I suggest you resist such urges to act on principle. The stripped-down US jumbos retained most of their functionality and visual impact. Take Mazinga. Mattel substituted a missile launcher for his left hand and changed his plastic breastplate to a sticker, but the essential visual impact of the character and features of the toy were maintained. By contrast, it’s fair to say Mattel gutted poor Goldorak. The Japanese version’s firing fist was removed, replaced by the same missile launcher Mazinga ended up with. (Why didst Mattel giveth Raydeen a rocket-punch and taketh one from Goldorak?) This had the unfortunate side-effect of robbing Goldorak of one of the Japanese character’s main visual cues, those colorful wrist-guards. Also like Mazinga, Goldorak’s plastic chest armor was replaced with stickers. But Grandizer has more intricate armor than Mazinga, so the stickers look far less impressive than Mazinga’s bold “V” shape. Toss in weak molding on Goldorak’s head, and the end result is a jumbo that’s much more generic than it needed to be.

Mattel did retain the Japanese jumbo’s sickles for the French version – perversely, as Goldorak now only had one hand to hold them with! The Goldorak I received had handmade reproduction sickles which look, well, handmade. That’s my fault, not Mattel’s, but it only increased my level of frustration with the piece. They’ll stay secured on Goldorak’s shoulders. “Displays great!”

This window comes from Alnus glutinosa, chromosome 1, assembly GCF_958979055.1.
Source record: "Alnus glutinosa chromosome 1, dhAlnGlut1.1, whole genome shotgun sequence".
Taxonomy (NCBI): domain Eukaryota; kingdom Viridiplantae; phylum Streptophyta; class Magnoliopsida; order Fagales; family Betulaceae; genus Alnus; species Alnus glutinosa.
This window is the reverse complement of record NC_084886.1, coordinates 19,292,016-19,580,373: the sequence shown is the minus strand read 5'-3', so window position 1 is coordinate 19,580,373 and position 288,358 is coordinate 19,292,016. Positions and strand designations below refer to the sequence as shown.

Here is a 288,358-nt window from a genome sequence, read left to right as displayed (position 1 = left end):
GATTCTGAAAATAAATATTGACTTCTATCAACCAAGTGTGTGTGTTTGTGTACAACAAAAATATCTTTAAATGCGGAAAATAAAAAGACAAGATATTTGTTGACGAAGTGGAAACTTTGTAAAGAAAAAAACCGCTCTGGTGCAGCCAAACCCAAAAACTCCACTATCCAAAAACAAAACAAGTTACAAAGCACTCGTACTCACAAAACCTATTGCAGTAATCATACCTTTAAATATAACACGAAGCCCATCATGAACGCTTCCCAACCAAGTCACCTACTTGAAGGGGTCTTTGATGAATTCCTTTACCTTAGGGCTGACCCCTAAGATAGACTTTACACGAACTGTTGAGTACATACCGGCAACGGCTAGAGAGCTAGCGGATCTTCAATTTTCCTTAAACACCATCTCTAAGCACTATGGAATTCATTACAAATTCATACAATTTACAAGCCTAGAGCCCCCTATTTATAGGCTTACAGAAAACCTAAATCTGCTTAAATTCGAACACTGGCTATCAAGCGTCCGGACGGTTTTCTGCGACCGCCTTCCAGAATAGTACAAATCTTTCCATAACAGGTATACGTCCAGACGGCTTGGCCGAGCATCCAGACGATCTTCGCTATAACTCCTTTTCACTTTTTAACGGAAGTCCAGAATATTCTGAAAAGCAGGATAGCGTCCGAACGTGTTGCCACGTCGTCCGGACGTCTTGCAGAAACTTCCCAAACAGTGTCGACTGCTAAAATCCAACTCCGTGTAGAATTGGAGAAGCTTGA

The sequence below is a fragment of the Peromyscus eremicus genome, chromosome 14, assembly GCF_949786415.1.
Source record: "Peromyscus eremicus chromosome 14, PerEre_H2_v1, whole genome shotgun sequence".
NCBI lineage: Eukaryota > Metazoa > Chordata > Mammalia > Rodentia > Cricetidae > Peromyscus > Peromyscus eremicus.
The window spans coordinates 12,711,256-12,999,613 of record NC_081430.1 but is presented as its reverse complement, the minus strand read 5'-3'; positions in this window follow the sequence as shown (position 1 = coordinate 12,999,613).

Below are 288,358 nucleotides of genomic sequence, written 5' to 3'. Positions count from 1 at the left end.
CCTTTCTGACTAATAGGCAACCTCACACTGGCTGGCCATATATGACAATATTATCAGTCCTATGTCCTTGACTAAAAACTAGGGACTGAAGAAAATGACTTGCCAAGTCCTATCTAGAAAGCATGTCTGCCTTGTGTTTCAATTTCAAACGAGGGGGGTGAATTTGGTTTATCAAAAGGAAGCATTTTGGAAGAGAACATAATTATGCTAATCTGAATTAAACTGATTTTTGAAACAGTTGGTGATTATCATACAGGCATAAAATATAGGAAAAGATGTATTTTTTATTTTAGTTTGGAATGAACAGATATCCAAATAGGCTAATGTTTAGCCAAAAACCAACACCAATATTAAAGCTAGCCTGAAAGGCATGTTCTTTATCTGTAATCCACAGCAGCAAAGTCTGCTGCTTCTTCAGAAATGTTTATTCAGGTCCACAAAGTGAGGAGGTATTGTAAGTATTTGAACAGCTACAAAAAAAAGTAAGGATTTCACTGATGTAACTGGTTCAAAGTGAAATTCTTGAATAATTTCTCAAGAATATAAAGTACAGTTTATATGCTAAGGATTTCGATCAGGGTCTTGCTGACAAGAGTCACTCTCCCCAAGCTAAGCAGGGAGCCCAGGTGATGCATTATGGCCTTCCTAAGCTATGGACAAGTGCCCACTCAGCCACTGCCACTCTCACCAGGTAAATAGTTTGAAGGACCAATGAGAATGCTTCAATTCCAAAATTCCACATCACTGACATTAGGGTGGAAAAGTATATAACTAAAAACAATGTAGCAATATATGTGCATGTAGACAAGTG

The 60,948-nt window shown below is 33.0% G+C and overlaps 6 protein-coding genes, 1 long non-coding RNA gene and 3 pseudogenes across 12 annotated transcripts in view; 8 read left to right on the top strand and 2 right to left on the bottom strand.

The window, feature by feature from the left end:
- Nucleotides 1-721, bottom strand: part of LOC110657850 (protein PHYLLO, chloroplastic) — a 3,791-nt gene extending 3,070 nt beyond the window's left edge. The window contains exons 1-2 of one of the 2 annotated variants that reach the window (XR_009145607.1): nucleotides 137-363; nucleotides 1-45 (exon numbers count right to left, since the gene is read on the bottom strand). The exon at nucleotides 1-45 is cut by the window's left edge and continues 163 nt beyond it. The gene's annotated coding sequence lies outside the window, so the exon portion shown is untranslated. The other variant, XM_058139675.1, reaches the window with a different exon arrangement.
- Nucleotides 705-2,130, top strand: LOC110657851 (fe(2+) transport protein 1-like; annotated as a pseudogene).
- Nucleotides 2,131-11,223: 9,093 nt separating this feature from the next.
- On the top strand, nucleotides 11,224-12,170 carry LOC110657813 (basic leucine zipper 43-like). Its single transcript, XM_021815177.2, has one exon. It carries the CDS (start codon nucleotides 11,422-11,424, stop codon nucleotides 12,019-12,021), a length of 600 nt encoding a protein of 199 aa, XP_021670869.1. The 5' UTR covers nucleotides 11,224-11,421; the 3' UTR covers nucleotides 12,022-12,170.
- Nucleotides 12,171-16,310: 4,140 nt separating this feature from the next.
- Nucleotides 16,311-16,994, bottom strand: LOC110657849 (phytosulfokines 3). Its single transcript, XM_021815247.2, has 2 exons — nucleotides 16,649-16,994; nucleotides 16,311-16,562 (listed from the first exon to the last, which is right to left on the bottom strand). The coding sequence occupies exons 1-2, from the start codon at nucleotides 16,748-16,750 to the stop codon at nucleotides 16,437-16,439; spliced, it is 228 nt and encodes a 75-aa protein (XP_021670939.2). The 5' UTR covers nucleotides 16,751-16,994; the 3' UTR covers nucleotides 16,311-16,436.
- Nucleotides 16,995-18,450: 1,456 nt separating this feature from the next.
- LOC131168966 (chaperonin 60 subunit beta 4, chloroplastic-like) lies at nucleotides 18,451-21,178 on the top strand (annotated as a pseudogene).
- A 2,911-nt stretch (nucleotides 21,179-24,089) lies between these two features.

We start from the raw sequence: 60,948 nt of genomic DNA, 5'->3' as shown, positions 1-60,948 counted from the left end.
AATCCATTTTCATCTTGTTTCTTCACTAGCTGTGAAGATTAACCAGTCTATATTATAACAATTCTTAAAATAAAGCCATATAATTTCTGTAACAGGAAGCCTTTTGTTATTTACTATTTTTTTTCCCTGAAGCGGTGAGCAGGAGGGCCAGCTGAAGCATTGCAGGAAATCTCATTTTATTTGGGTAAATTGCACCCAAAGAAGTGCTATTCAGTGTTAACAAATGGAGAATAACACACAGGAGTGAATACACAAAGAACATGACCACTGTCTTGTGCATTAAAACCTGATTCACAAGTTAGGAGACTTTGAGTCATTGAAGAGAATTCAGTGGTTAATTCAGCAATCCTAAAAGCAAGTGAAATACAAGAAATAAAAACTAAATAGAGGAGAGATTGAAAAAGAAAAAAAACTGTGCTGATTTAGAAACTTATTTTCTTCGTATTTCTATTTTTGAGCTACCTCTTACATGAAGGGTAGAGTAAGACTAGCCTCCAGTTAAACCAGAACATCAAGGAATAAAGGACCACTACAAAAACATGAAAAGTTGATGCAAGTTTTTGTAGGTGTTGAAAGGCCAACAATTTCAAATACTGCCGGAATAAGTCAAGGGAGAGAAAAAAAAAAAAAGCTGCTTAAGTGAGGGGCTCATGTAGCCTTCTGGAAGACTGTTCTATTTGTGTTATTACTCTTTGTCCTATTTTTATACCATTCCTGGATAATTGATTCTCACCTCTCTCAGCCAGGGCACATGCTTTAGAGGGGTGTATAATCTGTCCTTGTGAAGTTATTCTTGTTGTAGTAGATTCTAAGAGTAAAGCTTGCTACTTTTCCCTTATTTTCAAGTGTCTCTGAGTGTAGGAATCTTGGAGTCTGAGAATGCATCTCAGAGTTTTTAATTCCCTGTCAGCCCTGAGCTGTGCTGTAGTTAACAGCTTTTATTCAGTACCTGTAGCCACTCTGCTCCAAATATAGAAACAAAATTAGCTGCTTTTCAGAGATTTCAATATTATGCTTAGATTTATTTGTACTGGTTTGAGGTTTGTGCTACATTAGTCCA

Final analysis: I can unreservedly recommend the SoC GX-27 Gaiking. If you still find yourself thinking about buying the Euro-jumbo, I’ll caution you that Goldorak’s new role in my collection is a B-list Shogun Warrior appearing as an extra in crowd scenes.


August 27, 2005

Review: 1-Coin Blue Knight Berserga

Filed under: Toy News — Rumble Crew @ 8:10 pm

These are the Blue Knight Berserga 1-Coin Figures from Kotobukiya. These are only available in “blind boxes” priced at 500yen each. There are 5 in the series and 1 secret figure, but each figure comes in either a normal color or “weathering version”, so the total number of figures to collect is 12. The are 12 boxes in a case, and in the case I purchased, there was an even distribution of every figure in both versions, so I have a complete set. I’m not sure if this is unusual, but it was definately a relief since my favorite mecha of all time- the Red Shoulder Custom known as Death Messenger- is the alleged “secret” figure.